Hello Phil, you are correct, the anti-intellectualism didn’t arise in a vacuum. The best discussion on how this all unfolded is Mark Noll’s The Scandal of the Evangelical Mind. He will link the development to things like the Englightenment, revivalism, the identifying of politics with Christianity in early America, emotionalism, individualism, and more…warmly, paul

  8. Harold says:

    Mike/Paul – one effective way of bridging the emotion/intellect divide is with story. When discussing the problem of evil I use a personal story. When I was a young child and very prone to strep throat, my mother would take me to the family doctor. Such visits inevitably led to a shot – which I hated and would fight against. How could the mother who loved me even become a traitor and help to hold me down for that most painful experience? The story helps to illustrate several facets of the intellectual problem in a way that people can readily identify with emotionally. It builds a bridge for talking about our being “inside” the problem and only wanting an emotionally satisfying response (actually just ONE response, NO shot, NO pain, NO evil). Then it also allows a transition to a different perspective as I grew older and took my children for a shot to make them well and give them life. Perhaps God has a bigger perspective and purpose. We need good stories as a springboard to first connect our audience and hen take them an intellectual step further.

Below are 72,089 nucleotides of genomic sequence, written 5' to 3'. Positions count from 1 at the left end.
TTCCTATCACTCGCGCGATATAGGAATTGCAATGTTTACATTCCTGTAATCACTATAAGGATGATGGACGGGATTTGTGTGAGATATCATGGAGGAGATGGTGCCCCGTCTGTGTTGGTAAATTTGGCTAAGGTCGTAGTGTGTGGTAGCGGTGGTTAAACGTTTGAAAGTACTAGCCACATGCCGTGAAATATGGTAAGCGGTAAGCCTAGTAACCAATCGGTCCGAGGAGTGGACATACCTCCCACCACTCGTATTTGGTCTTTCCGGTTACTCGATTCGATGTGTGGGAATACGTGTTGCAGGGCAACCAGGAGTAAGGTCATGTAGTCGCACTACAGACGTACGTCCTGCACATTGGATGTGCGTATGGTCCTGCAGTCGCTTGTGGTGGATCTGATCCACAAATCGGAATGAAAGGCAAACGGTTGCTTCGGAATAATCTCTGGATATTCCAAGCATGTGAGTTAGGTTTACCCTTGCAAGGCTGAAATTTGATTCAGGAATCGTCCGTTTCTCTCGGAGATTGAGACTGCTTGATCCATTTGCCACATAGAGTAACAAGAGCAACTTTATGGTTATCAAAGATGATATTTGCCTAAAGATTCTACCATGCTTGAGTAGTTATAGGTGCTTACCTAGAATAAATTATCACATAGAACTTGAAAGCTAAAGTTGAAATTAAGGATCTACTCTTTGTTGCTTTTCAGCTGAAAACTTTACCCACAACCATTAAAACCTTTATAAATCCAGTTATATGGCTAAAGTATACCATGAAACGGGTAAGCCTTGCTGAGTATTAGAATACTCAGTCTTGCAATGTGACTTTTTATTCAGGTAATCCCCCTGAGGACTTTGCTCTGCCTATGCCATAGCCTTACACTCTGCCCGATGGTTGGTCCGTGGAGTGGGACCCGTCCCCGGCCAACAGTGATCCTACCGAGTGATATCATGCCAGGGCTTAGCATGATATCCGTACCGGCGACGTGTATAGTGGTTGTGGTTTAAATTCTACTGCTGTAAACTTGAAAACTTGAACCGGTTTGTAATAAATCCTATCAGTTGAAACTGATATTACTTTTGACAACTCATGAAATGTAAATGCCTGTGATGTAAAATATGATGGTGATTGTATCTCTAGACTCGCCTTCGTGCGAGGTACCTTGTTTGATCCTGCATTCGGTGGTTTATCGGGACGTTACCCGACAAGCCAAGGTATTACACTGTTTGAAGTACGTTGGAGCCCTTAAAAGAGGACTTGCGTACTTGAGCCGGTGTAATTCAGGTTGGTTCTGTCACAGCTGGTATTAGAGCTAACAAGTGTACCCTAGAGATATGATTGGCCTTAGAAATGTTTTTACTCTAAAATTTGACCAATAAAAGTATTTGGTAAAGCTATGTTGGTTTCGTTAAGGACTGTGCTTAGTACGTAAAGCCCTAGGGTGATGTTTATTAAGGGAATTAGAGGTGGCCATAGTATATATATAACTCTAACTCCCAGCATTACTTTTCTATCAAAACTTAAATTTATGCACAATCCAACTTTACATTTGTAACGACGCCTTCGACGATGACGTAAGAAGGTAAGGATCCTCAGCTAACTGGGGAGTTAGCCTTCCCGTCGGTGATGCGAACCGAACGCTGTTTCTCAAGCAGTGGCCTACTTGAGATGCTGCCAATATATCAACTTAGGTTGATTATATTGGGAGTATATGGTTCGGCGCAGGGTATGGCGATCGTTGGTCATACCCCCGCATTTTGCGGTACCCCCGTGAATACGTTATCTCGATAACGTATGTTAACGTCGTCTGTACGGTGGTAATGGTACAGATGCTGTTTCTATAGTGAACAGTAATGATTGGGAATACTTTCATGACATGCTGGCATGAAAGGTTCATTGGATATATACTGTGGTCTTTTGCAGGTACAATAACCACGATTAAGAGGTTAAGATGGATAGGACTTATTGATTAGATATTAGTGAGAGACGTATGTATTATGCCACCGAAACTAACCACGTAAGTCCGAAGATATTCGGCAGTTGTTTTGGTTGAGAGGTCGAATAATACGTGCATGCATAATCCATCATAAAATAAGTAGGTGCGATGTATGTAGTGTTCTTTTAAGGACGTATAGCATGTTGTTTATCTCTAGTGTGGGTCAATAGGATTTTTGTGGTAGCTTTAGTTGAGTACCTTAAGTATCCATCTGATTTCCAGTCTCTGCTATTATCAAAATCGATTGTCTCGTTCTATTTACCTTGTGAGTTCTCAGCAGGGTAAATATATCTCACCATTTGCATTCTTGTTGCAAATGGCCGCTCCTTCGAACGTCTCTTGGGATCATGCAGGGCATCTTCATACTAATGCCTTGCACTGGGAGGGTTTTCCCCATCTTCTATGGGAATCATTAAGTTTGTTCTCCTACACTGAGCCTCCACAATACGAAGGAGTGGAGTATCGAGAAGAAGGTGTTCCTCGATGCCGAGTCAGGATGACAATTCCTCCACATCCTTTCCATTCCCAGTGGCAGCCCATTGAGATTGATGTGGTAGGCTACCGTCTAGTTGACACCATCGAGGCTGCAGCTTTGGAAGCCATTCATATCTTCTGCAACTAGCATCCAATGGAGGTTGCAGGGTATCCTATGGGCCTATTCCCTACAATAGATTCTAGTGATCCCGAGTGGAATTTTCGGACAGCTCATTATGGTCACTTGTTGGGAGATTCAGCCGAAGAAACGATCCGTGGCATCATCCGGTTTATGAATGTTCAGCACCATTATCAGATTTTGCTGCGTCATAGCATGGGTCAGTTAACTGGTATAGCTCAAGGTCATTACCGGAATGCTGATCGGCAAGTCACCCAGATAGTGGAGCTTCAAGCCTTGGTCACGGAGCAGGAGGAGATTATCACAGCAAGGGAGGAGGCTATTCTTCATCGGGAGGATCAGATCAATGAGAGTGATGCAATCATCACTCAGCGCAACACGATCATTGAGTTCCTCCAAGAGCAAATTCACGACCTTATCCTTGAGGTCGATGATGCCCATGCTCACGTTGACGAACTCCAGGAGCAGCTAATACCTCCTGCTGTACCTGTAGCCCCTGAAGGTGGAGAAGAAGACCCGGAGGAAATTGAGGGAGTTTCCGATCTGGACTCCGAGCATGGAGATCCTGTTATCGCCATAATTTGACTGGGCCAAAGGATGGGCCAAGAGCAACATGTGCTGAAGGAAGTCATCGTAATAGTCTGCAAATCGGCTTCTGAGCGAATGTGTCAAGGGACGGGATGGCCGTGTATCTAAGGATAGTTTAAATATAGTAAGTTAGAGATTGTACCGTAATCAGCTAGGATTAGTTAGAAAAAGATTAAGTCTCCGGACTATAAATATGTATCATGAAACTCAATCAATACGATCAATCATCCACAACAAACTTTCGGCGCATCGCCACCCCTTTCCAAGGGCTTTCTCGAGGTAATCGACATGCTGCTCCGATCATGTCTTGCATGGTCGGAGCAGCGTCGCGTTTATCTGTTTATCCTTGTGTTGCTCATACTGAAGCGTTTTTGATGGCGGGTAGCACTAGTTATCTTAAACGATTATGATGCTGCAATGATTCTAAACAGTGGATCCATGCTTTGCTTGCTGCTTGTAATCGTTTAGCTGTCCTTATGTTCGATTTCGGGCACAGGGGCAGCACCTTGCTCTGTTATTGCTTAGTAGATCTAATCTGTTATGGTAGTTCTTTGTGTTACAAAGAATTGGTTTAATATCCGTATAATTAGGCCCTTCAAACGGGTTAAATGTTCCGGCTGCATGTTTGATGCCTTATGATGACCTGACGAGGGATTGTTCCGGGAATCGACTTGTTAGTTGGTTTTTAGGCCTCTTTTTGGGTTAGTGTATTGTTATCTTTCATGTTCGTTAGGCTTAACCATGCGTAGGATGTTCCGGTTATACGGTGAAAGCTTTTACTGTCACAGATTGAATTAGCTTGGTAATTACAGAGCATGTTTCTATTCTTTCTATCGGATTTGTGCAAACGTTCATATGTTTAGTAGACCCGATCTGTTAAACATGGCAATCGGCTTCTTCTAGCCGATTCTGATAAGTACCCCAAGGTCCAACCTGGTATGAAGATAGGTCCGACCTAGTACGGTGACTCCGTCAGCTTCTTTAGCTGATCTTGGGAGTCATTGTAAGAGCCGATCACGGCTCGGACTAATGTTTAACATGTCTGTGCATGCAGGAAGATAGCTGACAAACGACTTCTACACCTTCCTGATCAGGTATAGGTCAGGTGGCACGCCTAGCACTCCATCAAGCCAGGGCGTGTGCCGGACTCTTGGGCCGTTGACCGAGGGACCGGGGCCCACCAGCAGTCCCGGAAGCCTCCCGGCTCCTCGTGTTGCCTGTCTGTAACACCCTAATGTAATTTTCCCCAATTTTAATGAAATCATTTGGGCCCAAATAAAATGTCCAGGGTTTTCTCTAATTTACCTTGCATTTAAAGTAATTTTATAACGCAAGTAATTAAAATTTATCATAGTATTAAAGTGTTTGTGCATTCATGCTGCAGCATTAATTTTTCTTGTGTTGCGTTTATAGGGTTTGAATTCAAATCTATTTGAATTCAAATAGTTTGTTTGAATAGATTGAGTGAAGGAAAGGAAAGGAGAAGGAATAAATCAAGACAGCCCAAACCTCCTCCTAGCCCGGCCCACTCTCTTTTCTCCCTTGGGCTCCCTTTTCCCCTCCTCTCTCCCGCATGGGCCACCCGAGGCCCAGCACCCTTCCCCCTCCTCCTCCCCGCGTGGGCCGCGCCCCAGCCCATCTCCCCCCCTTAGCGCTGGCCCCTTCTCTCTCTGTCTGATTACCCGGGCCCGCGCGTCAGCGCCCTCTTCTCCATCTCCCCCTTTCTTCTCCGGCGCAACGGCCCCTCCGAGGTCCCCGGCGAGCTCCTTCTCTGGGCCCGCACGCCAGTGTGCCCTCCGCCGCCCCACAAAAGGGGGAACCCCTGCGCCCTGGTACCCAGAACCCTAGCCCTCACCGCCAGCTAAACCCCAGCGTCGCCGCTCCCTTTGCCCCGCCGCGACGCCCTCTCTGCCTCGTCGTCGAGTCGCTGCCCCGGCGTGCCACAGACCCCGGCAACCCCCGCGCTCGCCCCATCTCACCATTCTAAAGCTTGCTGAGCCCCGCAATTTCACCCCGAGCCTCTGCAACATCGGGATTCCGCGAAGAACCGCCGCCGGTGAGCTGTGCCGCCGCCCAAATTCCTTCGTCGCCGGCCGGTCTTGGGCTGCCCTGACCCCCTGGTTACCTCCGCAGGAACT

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  13. Joel Tay says:

    The verse about salt losing its saltiness is especially interesting because in the Greek, it can also be read as if salt has become moronic/foolish. Keeping in mind that in Jewish Tradition, salt is often used to denote wisdom, the reading provides some food for thought when we say that if the salt has become tasteless/foolish, it is good for nothing except to be thrown out.